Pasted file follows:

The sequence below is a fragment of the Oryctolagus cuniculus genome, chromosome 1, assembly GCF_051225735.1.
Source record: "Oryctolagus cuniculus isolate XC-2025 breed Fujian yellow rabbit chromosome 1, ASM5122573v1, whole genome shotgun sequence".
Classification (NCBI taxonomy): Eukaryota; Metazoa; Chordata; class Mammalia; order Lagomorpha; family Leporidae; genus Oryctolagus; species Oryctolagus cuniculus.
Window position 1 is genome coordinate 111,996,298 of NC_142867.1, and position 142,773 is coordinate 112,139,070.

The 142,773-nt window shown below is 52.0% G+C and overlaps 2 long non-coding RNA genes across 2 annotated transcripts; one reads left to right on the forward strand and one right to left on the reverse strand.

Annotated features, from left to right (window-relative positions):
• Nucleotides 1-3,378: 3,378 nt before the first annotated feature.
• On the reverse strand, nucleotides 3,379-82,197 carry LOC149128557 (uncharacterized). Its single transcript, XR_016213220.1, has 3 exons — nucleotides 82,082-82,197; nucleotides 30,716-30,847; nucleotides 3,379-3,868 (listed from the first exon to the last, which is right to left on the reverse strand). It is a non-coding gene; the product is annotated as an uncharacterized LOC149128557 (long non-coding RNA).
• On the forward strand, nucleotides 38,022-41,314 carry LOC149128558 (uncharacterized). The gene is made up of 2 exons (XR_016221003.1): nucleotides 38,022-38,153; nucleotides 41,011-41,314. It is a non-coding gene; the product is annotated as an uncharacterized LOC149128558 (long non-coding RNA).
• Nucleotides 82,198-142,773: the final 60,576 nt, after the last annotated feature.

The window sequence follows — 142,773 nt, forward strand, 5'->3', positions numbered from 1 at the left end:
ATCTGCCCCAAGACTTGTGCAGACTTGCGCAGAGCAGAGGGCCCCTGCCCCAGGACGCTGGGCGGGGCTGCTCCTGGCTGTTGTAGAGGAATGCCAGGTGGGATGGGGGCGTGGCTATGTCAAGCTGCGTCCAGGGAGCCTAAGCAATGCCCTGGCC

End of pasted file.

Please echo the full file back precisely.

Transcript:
The sequence below is a fragment of the Oryctolagus cuniculus genome, chromosome 1, assembly GCF_051225735.1.
Source record: "Oryctolagus cuniculus isolate XC-2025 breed Fujian yellow rabbit chromosome 1, ASM5122573v1, whole genome shotgun sequence".
Classification (NCBI taxonomy): Eukaryota; Metazoa; Chordata; class Mammalia; order Lagomorpha; family Leporidae; genus Oryctolagus; species Oryctolagus cuniculus.
Window position 1 is genome coordinate 111,996,298 of NC_142867.1, and position 142,773 is coordinate 112,139,070.

The 142,773-nt window shown below is 52.0% G+C and overlaps 2 long non-coding RNA genes across 2 annotated transcripts; one reads left to right on the forward strand and one right to left on the reverse strand.

Annotated features, from left to right (window-relative positions):
• Nucleotides 1-3,378: 3,378 nt before the first annotated feature.
• On the reverse strand, nucleotides 3,379-82,197 carry LOC149128557 (uncharacterized). Its single transcript, XR_016213220.1, has 3 exons — nucleotides 82,082-82,197; nucleotides 30,716-30,847; nucleotides 3,379-3,868 (listed from the first exon to the last, which is right to left on the reverse strand). It is a non-coding gene; the product is annotated as an uncharacterized LOC149128557 (long non-coding RNA).
• On the forward strand, nucleotides 38,022-41,314 carry LOC149128558 (uncharacterized). The gene is made up of 2 exons (XR_016221003.1): nucleotides 38,022-38,153; nucleotides 41,011-41,314. It is a non-coding gene; the product is annotated as an uncharacterized LOC149128558 (long non-coding RNA).
• Nucleotides 82,198-142,773: the final 60,576 nt, after the last annotated feature.

The window sequence follows — 142,773 nt, forward strand, 5'->3', positions numbered from 1 at the left end:
ATCTGCCCCAAGACTTGTGCAGACTTGCGCAGAGCAGAGGGCCCCTGCCCCAGGACGCTGGGCGGGGCTGCTCCTGGCTGTTGTAGAGGAATGCCAGGTGGGATGGGGGCGTGGCTATGTCAAGCTGCGTCCAGGGAGCCTAAGCAATGCCCTGGCC